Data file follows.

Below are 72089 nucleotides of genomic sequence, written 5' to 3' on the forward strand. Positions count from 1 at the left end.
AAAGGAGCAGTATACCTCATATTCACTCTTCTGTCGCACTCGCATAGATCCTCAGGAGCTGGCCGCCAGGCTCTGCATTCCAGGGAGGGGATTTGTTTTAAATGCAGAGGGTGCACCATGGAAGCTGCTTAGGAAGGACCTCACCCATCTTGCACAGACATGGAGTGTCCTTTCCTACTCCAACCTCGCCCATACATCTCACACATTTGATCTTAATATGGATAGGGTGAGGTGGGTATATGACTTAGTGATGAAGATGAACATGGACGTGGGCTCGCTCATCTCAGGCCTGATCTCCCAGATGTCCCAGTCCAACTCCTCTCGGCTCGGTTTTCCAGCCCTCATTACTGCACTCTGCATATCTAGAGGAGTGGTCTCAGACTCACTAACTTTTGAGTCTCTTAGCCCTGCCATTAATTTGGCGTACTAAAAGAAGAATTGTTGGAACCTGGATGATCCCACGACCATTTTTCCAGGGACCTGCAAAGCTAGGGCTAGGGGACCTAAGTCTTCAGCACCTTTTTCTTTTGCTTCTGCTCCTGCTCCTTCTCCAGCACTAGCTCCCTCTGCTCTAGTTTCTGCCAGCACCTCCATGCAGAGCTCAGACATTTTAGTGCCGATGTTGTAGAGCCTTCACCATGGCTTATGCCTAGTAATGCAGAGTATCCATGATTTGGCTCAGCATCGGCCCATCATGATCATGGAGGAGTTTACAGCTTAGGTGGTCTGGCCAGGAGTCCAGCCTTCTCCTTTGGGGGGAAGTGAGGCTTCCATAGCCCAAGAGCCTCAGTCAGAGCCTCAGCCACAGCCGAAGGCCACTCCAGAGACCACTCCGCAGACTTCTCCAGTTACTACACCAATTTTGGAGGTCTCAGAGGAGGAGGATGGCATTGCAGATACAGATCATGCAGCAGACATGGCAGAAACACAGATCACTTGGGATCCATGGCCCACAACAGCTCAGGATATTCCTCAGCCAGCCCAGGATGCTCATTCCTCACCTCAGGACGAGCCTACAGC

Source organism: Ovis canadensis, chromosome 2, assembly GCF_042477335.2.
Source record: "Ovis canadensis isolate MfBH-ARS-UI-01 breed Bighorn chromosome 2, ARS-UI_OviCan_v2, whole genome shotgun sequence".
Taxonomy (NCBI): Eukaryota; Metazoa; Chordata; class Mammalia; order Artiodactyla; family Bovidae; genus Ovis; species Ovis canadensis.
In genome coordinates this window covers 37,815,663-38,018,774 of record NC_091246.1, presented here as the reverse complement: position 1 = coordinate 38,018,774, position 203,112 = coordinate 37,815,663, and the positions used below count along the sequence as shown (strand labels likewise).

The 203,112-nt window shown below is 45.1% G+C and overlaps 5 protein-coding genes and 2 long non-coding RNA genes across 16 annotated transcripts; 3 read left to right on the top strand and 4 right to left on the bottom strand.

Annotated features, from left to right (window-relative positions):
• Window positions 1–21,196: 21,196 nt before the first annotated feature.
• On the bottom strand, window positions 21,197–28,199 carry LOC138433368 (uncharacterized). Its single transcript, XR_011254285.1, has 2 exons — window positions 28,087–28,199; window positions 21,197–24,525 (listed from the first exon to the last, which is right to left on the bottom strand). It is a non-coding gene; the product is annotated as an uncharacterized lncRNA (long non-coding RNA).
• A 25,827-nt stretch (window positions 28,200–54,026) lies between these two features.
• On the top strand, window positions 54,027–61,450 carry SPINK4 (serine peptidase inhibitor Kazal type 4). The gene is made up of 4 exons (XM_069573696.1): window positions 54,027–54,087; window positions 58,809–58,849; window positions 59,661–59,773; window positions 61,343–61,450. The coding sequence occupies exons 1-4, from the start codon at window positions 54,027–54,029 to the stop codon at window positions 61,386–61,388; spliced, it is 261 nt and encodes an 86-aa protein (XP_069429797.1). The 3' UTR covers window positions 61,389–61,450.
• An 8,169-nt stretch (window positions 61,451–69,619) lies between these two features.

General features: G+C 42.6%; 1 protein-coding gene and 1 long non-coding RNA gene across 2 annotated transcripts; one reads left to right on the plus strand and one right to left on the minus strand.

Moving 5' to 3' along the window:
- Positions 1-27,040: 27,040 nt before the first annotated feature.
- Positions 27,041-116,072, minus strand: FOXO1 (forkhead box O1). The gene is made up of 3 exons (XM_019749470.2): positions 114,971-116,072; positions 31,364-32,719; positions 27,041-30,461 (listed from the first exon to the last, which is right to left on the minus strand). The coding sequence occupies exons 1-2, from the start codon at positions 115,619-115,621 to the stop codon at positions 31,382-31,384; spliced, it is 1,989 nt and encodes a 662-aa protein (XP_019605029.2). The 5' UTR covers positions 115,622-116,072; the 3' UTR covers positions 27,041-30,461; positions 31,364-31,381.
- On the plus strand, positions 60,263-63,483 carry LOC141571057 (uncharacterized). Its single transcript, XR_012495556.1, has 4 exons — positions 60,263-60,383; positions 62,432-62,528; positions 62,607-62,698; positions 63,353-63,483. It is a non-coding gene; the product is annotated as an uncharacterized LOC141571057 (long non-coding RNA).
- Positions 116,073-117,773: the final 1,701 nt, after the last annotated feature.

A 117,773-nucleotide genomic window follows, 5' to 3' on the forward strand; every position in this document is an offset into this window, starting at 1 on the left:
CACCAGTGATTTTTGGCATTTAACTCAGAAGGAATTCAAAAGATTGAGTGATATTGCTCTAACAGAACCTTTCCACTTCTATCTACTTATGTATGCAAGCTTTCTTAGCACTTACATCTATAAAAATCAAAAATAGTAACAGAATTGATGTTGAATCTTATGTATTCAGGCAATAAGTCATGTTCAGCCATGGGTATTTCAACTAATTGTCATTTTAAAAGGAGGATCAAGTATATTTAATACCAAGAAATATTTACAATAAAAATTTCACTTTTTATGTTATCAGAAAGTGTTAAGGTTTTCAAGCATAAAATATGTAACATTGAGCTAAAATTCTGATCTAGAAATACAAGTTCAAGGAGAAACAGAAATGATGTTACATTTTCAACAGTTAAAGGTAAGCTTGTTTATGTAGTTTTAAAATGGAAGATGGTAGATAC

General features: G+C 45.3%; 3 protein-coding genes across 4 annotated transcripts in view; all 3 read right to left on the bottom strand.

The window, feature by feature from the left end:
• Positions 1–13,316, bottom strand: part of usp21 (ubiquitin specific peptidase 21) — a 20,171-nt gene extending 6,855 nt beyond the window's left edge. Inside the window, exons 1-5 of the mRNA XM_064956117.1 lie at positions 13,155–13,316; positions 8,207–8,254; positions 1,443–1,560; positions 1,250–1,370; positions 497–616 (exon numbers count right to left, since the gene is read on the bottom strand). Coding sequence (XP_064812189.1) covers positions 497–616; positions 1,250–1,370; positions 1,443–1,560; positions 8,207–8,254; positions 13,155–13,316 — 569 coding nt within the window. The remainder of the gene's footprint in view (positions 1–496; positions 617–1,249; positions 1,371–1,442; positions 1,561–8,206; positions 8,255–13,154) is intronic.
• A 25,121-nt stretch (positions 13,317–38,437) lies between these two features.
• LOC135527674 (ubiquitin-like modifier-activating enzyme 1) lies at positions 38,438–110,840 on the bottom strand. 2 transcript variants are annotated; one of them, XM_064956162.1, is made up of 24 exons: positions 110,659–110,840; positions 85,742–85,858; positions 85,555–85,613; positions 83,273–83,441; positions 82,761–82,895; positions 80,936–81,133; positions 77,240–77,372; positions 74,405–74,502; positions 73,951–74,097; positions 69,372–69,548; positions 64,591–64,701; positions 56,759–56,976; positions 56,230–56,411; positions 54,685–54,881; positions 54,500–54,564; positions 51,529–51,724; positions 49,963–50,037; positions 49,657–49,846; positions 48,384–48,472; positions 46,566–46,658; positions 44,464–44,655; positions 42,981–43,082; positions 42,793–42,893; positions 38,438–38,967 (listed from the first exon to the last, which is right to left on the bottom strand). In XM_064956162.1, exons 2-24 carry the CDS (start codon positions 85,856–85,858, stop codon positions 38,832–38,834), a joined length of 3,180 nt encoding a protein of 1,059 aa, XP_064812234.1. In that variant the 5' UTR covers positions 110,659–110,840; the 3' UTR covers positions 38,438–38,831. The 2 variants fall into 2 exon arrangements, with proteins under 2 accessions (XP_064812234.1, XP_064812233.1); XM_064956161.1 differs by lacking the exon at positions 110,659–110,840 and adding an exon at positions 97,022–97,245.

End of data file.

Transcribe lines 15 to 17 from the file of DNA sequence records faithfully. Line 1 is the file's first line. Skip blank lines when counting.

Moving 5' to 3' along the window:
- Positions 1-27,040: 27,040 nt before the first annotated feature.
- Positions 27,041-116,072, minus strand: FOXO1 (forkhead box O1). The gene is made up of 3 exons (XM_019749470.2): positions 114,971-116,072; positions 31,364-32,719; positions 27,041-30,461 (listed from the first exon to the last, which is right to left on the minus strand). The coding sequence occupies exons 1-2, from the start codon at positions 115,619-115,621 to the stop codon at positions 31,382-31,384; spliced, it is 1,989 nt and encodes a 662-aa protein (XP_019605029.2). The 5' UTR covers positions 115,622-116,072; the 3' UTR covers positions 27,041-30,461; positions 31,364-31,381.